Dinner was an event. There were no facilities at the campground so a 100-passenger bus had been hired to carry us in two lots to dinner. Luckily I had ridden in early having had the good fortune to catch an earlier “frequent free” ferry in the morning than many people, so I was ready in time for the first dinner shift. We were told that the bus was too big to come where we were, so we had to walk about a half a kilometer down the road to a big parking lot. I was very curious to see a bus that could hold 100 people and before long it arrived. It was a long city bus with an accordian-like joint in the middle where the bus had been extended. The seats in that jointed area swivel in a circular path when the bus goes around corners. It’s strange and people usually vacate those seats as soon as possible. We all filed on and in a minute the bus was full, everyone waiting in the parking lot had found a seat with only one person standing. Amazing good luck I thought. No hungry folks left in the parking lot. 100 people on a bus! But when Pat counted there were only 60 on the bus.  That meant the bus would be making several trips. (Of course. Whoever heard of a 100-passenger bus?) And what a trip! We began to think we were on the wrong bus! But finally it stopped, at a warehouse in an industrial area. We thought, “Oh dear! Now what?” But the warehouse had been converted to a restaurant, it was a vast place with enough capacity for all 200 of us, our mere 60 couldn’t fill even one of the eating areas. It was self-serve and it was awesome. There was chicken of course, but forget that! There was also roast pork in good gravy and a spicy delicious stewed fruit to accompany it, Swedish meatballs in a sauce, pasta, rice, potatoes, rolls and salad. Everything was wonderful. The big hit of the evening though was the self-serve all you can eat ice cream. People went back refilling their bowls two or three times and after that many even made a cone for the road. I tried four flavors: vanilla, melon, coffee, and raspberry. There were too many flavors to try them all.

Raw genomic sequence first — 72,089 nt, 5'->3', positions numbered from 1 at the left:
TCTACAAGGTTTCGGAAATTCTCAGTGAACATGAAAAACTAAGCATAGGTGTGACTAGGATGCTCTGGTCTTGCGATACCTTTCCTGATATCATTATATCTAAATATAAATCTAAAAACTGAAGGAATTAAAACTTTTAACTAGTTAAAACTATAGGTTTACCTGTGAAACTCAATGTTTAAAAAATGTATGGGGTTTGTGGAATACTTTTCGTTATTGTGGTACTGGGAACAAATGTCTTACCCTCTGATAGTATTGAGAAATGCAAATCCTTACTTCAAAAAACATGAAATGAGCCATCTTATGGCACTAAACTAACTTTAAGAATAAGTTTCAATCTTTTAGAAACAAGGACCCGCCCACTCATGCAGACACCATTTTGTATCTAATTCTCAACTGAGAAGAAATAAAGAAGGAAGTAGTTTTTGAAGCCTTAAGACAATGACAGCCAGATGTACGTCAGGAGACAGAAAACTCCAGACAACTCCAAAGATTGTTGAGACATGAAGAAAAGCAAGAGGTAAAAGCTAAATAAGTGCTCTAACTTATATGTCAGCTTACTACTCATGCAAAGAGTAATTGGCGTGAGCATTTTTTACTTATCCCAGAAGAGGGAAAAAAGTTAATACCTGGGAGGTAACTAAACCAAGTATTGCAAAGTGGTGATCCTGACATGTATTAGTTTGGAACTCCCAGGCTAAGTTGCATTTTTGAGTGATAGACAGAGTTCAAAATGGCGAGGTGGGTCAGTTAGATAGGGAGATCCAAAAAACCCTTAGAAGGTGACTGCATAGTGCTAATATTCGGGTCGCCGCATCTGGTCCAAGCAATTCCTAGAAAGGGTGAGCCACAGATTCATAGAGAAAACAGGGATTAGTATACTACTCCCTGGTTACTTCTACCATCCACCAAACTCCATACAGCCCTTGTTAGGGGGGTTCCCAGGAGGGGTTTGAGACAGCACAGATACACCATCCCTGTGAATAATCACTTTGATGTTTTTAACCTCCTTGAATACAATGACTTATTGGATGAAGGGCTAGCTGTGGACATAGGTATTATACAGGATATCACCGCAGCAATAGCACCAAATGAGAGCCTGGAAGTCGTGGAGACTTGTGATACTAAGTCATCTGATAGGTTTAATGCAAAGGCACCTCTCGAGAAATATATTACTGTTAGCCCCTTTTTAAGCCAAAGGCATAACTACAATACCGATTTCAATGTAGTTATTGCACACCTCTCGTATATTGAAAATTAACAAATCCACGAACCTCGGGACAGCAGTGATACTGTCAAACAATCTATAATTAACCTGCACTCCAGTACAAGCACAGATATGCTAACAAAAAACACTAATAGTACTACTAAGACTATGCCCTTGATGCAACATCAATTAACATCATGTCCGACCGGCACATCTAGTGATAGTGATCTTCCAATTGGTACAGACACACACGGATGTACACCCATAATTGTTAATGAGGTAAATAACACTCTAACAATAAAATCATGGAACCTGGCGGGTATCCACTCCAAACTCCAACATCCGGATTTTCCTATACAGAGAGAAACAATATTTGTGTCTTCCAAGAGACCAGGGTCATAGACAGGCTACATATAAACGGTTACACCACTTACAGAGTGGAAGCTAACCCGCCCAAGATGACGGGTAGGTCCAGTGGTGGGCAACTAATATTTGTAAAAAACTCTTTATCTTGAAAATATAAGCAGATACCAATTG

Just as we finished dinner the bus arrived with the second load of hungry cyclists which was perfect timing for us. The driver took another route on the way back to the campground passing right through the city, which was kind of him, and provided me with my only glimpse of Gotenborg. We were back in camp by 7:30, with an hour of evening left before bedtime. But there were far more people standing in the parking lot waiting for our bus to empty than the capacity of the bus. I felt sorry for the ones who would be left in the parking lot. It would be hours before they had their dinner and returned to camp. The ride the next day was 196 km. so everyone wanted a good night’s rest.

Goodbye, Alice


DAY 205

Goteborg to Draby Strand (Ebeltoft), Denmark